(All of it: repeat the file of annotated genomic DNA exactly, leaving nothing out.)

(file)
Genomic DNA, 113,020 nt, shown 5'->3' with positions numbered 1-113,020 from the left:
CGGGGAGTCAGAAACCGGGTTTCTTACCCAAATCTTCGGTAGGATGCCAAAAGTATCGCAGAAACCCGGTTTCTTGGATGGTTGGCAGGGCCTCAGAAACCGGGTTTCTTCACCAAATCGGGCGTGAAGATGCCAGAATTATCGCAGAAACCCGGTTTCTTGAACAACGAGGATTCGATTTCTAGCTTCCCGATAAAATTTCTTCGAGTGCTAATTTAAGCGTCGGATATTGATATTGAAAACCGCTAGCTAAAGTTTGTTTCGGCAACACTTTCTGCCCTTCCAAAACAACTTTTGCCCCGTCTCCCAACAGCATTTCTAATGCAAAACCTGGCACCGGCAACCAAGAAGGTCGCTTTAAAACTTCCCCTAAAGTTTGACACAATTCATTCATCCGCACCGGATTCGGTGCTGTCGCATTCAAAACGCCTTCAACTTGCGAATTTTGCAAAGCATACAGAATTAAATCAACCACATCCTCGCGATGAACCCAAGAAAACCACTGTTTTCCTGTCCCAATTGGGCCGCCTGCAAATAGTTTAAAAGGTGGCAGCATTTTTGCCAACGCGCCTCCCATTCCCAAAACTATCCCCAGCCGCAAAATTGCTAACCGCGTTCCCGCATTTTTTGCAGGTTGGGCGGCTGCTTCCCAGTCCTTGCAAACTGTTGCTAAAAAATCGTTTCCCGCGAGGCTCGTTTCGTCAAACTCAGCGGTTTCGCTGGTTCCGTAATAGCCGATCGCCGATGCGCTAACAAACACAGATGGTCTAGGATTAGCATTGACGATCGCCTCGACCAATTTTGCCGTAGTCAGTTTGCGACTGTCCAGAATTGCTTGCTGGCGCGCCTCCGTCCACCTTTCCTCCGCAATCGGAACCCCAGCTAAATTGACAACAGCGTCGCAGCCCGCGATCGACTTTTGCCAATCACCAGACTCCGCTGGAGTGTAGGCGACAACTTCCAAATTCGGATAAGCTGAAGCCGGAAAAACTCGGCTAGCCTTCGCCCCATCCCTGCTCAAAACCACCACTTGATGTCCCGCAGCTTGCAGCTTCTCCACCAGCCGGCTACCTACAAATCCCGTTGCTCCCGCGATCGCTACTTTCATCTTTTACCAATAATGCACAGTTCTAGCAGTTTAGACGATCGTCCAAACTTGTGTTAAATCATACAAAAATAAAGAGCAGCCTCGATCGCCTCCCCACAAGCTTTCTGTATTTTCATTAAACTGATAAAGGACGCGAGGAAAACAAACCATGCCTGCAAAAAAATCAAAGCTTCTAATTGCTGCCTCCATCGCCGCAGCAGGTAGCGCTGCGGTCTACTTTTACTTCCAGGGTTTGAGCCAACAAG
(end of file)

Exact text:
Genomic DNA, 113,020 nt, shown 5'->3' with positions numbered 1-113,020 from the left:
CGGGGAGTCAGAAACCGGGTTTCTTACCCAAATCTTCGGTAGGATGCCAAAAGTATCGCAGAAACCCGGTTTCTTGGATGGTTGGCAGGGCCTCAGAAACCGGGTTTCTTCACCAAATCGGGCGTGAAGATGCCAGAATTATCGCAGAAACCCGGTTTCTTGAACAACGAGGATTCGATTTCTAGCTTCCCGATAAAATTTCTTCGAGTGCTAATTTAAGCGTCGGATATTGATATTGAAAACCGCTAGCTAAAGTTTGTTTCGGCAACACTTTCTGCCCTTCCAAAACAACTTTTGCCCCGTCTCCCAACAGCATTTCTAATGCAAAACCTGGCACCGGCAACCAAGAAGGTCGCTTTAAAACTTCCCCTAAAGTTTGACACAATTCATTCATCCGCACCGGATTCGGTGCTGTCGCATTCAAAACGCCTTCAACTTGCGAATTTTGCAAAGCATACAGAATTAAATCAACCACATCCTCGCGATGAACCCAAGAAAACCACTGTTTTCCTGTCCCAATTGGGCCGCCTGCAAATAGTTTAAAAGGTGGCAGCATTTTTGCCAACGCGCCTCCCATTCCCAAAACTATCCCCAGCCGCAAAATTGCTAACCGCGTTCCCGCATTTTTTGCAGGTTGGGCGGCTGCTTCCCAGTCCTTGCAAACTGTTGCTAAAAAATCGTTTCCCGCGAGGCTCGTTTCGTCAAACTCAGCGGTTTCGCTGGTTCCGTAATAGCCGATCGCCGATGCGCTAACAAACACAGATGGTCTAGGATTAGCATTGACGATCGCCTCGACCAATTTTGCCGTAGTCAGTTTGCGACTGTCCAGAATTGCTTGCTGGCGCGCCTCCGTCCACCTTTCCTCCGCAATCGGAACCCCAGCTAAATTGACAACAGCGTCGCAGCCCGCGATCGACTTTTGCCAATCACCAGACTCCGCTGGAGTGTAGGCGACAACTTCCAAATTCGGATAAGCTGAAGCCGGAAAAACTCGGCTAGCCTTCGCCCCATCCCTGCTCAAAACCACCACTTGATGTCCCGCAGCTTGCAGCTTCTCCACCAGCCGGCTACCTACAAATCCCGTTGCTCCCGCGATCGCTACTTTCATCTTTTACCAATAATGCACAGTTCTAGCAGTTTAGACGATCGTCCAAACTTGTGTTAAATCATACAAAAATAAAGAGCAGCCTCGATCGCCTCCCCACAAGCTTTCTGTATTTTCATTAAACTGATAAAGGACGCGAGGAAAACAAACCATGCCTGCAAAAAAATCAAAGCTTCTAATTGCTGCCTCCATCGCCGCAGCAGGTAGCGCTGCGGTCTACTTTTACTTCCAGGGTTTGAGCCAACAAG